Answering your question as it stands is impossible, as we readers do not have enough information about your actual experiment. What do you mean with 'enthalpy of 1-butanol'? You can only measure changes in enthalpy, so you need to specifiy what 'change' you're looking at.
You could mean the enthalpy of evaporation or the reaction enthalpy of some chemical reaction or hundreds of other possibilities. It's essential to clarify what process you're referring to, so one can associate the corresponding starting (e.g. liquid) and end state (-> gas) to this energy change.
However, you stated that 200 ml of solution were heated up by whatever your process was. At constant pressure, the enthalpy required to change the temperature by $\Delta T$ is
$$\Delta H = m c_p \Delta T$$
where $c_p$ is the isobaric heat capacity. Knowing the value of $c_p$, you can calculate this energy change. Now where did that energy come from? Presumably, from your process. At this point, assume that there are no energy losses (f.e. neglect the heat lost to the surrounding air). Then by conservation of energy, the enthalpy increase measured by the temperature increase must be equal in size to the energy released by the process.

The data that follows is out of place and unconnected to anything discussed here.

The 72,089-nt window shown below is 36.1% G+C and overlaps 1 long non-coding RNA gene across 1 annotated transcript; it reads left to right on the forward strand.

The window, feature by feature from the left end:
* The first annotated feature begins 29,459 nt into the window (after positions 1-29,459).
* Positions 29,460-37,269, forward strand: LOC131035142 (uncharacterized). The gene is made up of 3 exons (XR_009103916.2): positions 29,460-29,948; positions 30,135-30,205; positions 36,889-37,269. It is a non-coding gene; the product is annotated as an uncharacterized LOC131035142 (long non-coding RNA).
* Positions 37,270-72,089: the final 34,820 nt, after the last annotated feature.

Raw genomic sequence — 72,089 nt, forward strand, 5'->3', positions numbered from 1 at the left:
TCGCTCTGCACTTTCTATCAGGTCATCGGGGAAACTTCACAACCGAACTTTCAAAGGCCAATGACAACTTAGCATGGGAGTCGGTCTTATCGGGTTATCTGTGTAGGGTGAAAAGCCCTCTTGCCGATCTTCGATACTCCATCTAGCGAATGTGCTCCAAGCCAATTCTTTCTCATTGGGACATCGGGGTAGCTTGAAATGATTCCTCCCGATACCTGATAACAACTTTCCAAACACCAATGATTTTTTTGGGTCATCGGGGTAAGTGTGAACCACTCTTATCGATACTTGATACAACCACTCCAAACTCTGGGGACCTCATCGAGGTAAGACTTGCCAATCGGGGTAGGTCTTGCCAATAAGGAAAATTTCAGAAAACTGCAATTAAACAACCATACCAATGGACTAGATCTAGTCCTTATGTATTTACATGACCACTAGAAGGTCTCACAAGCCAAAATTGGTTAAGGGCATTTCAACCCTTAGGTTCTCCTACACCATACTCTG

Finally, note that by convention we say if a process releases energy, it's enthalpy change is negative (we could've just done it the other way around; think of it as the same idea as defining a sea level).